Fossil dating definition
Relative dating does not provide actual numerical dates for the rocks.
For organic materials, the comparison is between the current ratio of a radioactive isotope to a stable isotope of the same element and the known ratio of the two isotopes in living organisms. The method was developed by Willard Libby in the late 1940s and soon became a standard tool for archaeologists.Libby received the Nobel Prize in Chemistry for his work in 1960.Geologists have studied the order in which fossils appeared and disappeared through time and rocks. Fossils can help to match rocks of the same age, even when you find those rocks a long way apart.This matching process is called correlation, which has been an important process in constructing geological timescales.The oldest uncontested fossils on earth are 2 billion year-old stromatolites in Minnesota, Wisconsin, and Ontario.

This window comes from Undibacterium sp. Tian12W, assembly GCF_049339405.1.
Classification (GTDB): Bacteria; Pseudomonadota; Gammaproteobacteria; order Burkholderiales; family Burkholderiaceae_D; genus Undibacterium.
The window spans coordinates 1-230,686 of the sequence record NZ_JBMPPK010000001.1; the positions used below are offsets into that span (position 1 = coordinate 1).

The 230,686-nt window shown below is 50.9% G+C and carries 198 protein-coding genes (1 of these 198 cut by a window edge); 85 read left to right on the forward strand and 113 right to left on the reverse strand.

Composed of layers of sediments laid down by colonies of cyanobacteria, stromatolites still exist, but are quite rare today.
Scientists use two kinds of dating techniques to work out the age of rocks and fossils. This considers the positions of the different rocks in sequence (in relation to each other) and the different types of fossil that are found in them.
The second method is called absolute dating and is done by analysing the amount of radioactive decay in the minerals of the rocks.
Radiocarbon dating is one such type of radiometric dating.
A process for determining the age of an object by measuring the amount of a given radioactive material it contains.
Some fossils, called index fossils, are particularly useful in correlating rocks.